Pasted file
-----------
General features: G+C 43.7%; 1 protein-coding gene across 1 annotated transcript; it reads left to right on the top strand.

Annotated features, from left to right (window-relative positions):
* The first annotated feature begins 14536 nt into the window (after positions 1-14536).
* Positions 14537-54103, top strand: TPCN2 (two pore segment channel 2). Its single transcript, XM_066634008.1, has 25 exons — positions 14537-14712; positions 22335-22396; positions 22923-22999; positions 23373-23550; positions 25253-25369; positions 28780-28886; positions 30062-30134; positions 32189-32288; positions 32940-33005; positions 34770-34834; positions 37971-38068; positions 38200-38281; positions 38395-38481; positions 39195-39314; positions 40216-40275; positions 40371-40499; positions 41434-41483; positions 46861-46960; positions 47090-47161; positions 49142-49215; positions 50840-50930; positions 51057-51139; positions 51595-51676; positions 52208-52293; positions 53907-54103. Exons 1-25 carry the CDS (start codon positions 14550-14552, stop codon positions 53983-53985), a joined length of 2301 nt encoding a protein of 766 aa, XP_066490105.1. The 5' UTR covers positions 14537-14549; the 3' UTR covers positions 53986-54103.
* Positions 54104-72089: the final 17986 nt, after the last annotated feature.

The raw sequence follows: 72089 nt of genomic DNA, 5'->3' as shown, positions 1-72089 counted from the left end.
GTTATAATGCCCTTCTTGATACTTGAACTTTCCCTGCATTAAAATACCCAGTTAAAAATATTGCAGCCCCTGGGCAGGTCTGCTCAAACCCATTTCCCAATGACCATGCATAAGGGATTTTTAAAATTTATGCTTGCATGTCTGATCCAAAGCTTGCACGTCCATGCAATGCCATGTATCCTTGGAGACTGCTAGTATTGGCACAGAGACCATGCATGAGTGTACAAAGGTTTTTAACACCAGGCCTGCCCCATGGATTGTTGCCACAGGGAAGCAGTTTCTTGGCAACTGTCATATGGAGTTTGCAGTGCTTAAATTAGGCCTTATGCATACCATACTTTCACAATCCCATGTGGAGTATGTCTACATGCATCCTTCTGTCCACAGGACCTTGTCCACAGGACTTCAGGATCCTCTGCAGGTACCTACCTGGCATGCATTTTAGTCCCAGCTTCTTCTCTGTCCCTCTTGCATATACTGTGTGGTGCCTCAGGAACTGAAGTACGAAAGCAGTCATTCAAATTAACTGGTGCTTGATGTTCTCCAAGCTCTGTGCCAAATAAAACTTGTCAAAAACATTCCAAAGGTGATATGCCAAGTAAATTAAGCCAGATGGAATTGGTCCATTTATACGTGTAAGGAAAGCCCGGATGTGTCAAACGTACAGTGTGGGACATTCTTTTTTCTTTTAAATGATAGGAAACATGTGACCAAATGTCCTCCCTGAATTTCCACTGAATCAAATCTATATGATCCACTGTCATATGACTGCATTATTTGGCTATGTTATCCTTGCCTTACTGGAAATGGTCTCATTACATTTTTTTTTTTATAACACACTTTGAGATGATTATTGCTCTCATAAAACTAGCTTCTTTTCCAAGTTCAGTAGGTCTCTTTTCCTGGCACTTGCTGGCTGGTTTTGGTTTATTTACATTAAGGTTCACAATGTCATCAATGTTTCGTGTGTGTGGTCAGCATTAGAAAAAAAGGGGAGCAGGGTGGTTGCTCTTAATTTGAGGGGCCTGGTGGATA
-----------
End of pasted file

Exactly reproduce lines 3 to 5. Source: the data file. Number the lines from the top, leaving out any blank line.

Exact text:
* The first annotated feature begins 14536 nt into the window (after positions 1-14536).
* Positions 14537-54103, top strand: TPCN2 (two pore segment channel 2). Its single transcript, XM_066634008.1, has 25 exons — positions 14537-14712; positions 22335-22396; positions 22923-22999; positions 23373-23550; positions 25253-25369; positions 28780-28886; positions 30062-30134; positions 32189-32288; positions 32940-33005; positions 34770-34834; positions 37971-38068; positions 38200-38281; positions 38395-38481; positions 39195-39314; positions 40216-40275; positions 40371-40499; positions 41434-41483; positions 46861-46960; positions 47090-47161; positions 49142-49215; positions 50840-50930; positions 51057-51139; positions 51595-51676; positions 52208-52293; positions 53907-54103. Exons 1-25 carry the CDS (start codon positions 14550-14552, stop codon positions 53983-53985), a joined length of 2301 nt encoding a protein of 766 aa, XP_066490105.1. The 5' UTR covers positions 14537-14549; the 3' UTR covers positions 53986-54103.
* Positions 54104-72089: the final 17986 nt, after the last annotated feature.